Happy 6th of April. The first day of the new tax year here in the UK.
Yes, we really do have strange tax years, from the 6th April. Which as someone native to these strange and hallowed lands, I have always just accepted. But when you come to think about, it’s a rather weird combination. Then I got to thinking, what was the story behind this? We all have an origin story, so what is the humble tax year’s origin?
And, as with lots of strange things in the UK, there is some history to this. Our tax years go way back into our past. In the olden days, pre 1725, the British new tax year begun on the 25th March. This was considered the date of the new year then. So it seems a reasonable choice.
The solar system and catholic church
Britain still followed the Julian calendar (named after Julius Caesar), after refusing to follow the pope and Rome which adopted the Gregorian calendar in 1582. Hence we ended up a bit out of sync and 11 days adrift from the rest of Europe. And we realised that Rome was right, and the Julian calendar did not match the earth’s rotation of the sun. Therefore Britain decided to bite the bullet and get back in sync with the sun. And Europe. So we adopted the Gregorian calendar (with it’s changes to leap days) finally in 1752. So in 1752, the British calendar was synced up with Europe, albeit begrudgingly.
But the British treasury didn’t want a tax year short of revenue, so they moved the tax year 11 days out as well in 1752. Thereafter the new tax year started on the 5th April each year. And the final change to the dates we know today happened in 1800. A pesky leap day was eliminated in 1800, making the year a day short. So obviously the tax year was moved out again to start on the 6th April. And there we have it, the British have a strange new tax year due to our unwillingness to fall in line with Europe and the Treasury’s keenness to collect tax. Some things never change, even hundreds of years later.
It’s almost a Shakespearean tale, seeing new tax years decided based on centuries of power and greed, and a delayed willingness of men* to compromise. I think it’s fascinating how these traditions that we still keep today were formed.
The Feminist Angle
* Yes I said men, as women had no power in those days, with some women only getting the right to vote in 1918 – you can read more details on female suffrage in the UK. But I often think, if women were allowed to participate fully in society, would we have designed a different society?
What this actually means
Our tax year runs across two calendar years, from April 6th 2017 to April 5th 2018. Her Majesty’s Revenue and Customs, HMRC, is the lucky government department charged with collecting all our taxes. But what does this tax year actually mean and relate to? Mainly the personal taxes that HMRC collects from us. Personal taxes are ruled by these not so arbitrary dates. This includes income taxes on salary, savings and dividends and capital gains taxes.
Tax Free Accounts
ISA’s are the best thing since sliced bread in my opinion. A great tax free account, that you can contribute £20k to each tax year. You can read my love for ISA’s here in my Use it or Lose it article.
Tax Deferred Accounts
Another product that it ruled by the tax year is your pension. In the UK these are tax deferred accounts. This means you don’t pay income tax on any funds you add to your pension, up to the £40k limit each tax year. If you need it there is also a 3 year carry forward rule. However when you access the money in your pensions, tax is then due. Also to note, if you have a mega high income, you lose some pension allowances, so make sure you do your research as the rules are complex.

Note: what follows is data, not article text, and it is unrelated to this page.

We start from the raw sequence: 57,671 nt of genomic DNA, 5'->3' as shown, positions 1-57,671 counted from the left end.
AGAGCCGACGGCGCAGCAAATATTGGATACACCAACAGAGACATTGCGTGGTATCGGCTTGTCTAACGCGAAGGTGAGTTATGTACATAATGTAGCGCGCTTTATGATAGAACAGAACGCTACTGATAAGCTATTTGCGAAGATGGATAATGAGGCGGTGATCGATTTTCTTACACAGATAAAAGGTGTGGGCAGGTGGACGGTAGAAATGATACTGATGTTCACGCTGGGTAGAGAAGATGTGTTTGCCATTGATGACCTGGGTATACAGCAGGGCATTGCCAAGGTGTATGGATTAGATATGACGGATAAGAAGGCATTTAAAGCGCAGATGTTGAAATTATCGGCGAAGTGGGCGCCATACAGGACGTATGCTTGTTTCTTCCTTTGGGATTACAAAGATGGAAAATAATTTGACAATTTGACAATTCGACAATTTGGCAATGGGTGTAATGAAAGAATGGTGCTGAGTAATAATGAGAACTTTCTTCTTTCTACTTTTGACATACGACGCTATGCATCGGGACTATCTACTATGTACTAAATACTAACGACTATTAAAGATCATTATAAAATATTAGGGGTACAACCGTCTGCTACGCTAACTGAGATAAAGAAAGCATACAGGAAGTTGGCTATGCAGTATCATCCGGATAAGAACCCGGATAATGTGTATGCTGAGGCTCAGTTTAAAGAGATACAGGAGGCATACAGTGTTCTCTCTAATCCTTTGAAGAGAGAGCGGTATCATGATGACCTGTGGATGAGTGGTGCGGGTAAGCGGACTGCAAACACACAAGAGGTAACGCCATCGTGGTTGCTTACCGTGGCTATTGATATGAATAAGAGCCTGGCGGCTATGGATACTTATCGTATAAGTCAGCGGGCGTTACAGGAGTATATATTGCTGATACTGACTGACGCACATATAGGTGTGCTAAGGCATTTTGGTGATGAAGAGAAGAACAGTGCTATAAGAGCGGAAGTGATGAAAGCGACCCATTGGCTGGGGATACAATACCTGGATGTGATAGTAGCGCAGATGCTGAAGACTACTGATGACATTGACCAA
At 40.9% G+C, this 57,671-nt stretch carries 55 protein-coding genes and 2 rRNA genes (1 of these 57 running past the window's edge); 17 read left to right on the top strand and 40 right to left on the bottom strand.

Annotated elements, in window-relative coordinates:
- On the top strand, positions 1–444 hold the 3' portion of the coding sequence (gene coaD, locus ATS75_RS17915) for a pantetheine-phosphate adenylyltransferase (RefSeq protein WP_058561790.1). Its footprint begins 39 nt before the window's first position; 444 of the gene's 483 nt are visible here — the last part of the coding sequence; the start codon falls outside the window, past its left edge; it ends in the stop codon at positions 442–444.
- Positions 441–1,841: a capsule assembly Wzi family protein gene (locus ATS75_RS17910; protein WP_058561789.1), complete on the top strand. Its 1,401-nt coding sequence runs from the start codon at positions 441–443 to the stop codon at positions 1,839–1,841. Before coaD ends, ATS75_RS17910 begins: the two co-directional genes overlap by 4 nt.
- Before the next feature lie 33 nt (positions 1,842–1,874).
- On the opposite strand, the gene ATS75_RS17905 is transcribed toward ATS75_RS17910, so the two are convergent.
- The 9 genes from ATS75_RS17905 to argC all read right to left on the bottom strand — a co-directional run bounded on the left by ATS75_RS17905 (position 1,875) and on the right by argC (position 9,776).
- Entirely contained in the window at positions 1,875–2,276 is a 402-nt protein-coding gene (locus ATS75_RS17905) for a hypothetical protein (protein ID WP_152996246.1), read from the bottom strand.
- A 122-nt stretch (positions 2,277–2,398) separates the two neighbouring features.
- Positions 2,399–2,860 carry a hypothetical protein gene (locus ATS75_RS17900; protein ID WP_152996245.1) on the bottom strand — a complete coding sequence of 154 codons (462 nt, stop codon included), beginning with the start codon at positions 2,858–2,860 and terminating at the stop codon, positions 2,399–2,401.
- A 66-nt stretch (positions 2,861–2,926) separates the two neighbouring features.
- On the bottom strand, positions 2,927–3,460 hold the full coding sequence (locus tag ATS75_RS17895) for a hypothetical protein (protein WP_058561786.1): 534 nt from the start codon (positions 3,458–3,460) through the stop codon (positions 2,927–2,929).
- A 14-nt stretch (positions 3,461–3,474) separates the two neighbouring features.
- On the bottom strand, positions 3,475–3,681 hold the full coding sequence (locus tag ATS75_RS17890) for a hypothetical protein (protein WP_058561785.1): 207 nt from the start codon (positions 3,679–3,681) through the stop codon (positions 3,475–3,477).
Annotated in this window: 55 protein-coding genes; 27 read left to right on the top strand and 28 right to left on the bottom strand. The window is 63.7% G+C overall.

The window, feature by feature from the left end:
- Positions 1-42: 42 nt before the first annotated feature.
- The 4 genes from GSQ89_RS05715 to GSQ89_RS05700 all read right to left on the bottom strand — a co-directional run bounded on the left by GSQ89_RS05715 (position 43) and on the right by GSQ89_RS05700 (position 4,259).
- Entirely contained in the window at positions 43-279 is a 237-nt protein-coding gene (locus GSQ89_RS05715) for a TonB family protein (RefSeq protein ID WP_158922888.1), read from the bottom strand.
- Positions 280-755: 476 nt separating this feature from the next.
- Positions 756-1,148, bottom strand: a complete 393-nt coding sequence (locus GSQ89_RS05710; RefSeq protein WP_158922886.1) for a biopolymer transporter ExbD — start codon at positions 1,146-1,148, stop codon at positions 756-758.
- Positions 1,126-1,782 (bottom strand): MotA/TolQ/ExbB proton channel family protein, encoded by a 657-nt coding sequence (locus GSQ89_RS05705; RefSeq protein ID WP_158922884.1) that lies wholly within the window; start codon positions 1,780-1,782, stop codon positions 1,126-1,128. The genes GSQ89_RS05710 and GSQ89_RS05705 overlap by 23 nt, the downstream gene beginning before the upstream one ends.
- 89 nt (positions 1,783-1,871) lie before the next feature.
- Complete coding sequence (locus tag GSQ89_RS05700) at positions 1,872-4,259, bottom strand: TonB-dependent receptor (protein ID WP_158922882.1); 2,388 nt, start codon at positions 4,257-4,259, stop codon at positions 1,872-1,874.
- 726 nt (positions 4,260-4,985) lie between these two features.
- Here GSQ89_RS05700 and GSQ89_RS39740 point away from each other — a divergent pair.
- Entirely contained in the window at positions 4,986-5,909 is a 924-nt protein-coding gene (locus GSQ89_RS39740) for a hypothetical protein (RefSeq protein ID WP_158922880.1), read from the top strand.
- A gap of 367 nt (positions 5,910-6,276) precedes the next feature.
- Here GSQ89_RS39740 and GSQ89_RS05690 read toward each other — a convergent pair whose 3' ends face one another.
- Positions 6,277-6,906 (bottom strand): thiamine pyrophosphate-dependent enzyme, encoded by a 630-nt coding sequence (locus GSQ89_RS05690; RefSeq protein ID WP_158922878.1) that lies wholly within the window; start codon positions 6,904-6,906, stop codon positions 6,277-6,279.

Most people in the UK don’t need to fill in a tax return. If you are employed, your employer will pay you under the PAYE (pay as you earn) tax system, deducting your income tax due at source. However if you are self employed, or have a complex situation, you have to fill in a self assessment return each tax year. And the deadline for returning this is the 31st January the following year. So we get a good chunk of time to get these completed, and the deadline is at least aligned to the end of the month.
As I mentioned above, these tax years are mainly for personal taxes. If you have a company, you are free to choose your own financial year. Companies are not tied to the same tax years as individuals are. And lots do the sensible thing and align the company financial year to the calendar year, and keep it simple. HMRC collects your corporation tax aligned to your companies financial year.
Personal vs Company
One thing that I have noticed, is that the government treats company tax much more favourably than personal tax. Companies are free to choose their own financial years, and can even opt to move them, gaining tax advantages. Individuals are stuck with these strange UK tax years. Not to mention the government will pay you interest if you pay your corporation tax early, but not on personal taxes. A quirk of the system or deliberate policy to encourage incorporation?
All the changes
And the new tax year is when personal tax changes are rolled out. Every year the government enjoys making the tax system a little bit more complicated. And the 6th April is when the next set of changes come in. Whether it’s allowances increased or decreased, or new incentives added, there are always lots of changes. Personally I think they have gone too far, as the HMRC computer can’t cope. And as a result even HMRC got some peoples tax wrong. I was one of the lucky ones, they calculated my bill lower by a few hundred pounds. But it does make me think, when will they stop adding complexity? When will their computer catch up?
If you want more details on the history of UK tax years, you can check out the following:
Over to you
- Do you also think our new tax years are kinda strange?
- What do you think of the history behind them?
- Would women have done something different?